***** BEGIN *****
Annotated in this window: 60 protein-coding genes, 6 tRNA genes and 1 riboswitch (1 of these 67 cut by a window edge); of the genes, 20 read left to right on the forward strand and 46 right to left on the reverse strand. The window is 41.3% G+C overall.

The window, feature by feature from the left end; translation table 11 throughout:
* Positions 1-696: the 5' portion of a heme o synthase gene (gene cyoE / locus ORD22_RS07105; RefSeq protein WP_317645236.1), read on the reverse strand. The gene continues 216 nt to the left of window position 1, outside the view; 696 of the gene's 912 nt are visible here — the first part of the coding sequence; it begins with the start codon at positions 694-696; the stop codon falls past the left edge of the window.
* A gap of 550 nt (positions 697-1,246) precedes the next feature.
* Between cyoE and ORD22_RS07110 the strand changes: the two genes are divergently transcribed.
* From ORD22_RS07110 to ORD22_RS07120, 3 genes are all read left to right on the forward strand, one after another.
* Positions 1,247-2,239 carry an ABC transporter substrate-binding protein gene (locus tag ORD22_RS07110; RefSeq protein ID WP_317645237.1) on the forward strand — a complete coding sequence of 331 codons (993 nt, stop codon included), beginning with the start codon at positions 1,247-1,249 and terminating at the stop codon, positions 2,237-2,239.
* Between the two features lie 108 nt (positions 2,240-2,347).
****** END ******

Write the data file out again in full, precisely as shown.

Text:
Annotated in this window: 60 protein-coding genes, 6 tRNA genes and 1 riboswitch (1 of these 67 cut by a window edge); of the genes, 20 read left to right on the forward strand and 46 right to left on the reverse strand. The window is 41.3% G+C overall.

The window, feature by feature from the left end; translation table 11 throughout:
* Positions 1-696: the 5' portion of a heme o synthase gene (gene cyoE / locus ORD22_RS07105; RefSeq protein WP_317645236.1), read on the reverse strand. The gene continues 216 nt to the left of window position 1, outside the view; 696 of the gene's 912 nt are visible here — the first part of the coding sequence; it begins with the start codon at positions 694-696; the stop codon falls past the left edge of the window.
* A gap of 550 nt (positions 697-1,246) precedes the next feature.
* Between cyoE and ORD22_RS07110 the strand changes: the two genes are divergently transcribed.
* From ORD22_RS07110 to ORD22_RS07120, 3 genes are all read left to right on the forward strand, one after another.
* Positions 1,247-2,239 carry an ABC transporter substrate-binding protein gene (locus tag ORD22_RS07110; RefSeq protein ID WP_317645237.1) on the forward strand — a complete coding sequence of 331 codons (993 nt, stop codon included), beginning with the start codon at positions 1,247-1,249 and terminating at the stop codon, positions 2,237-2,239.
* Between the two features lie 108 nt (positions 2,240-2,347).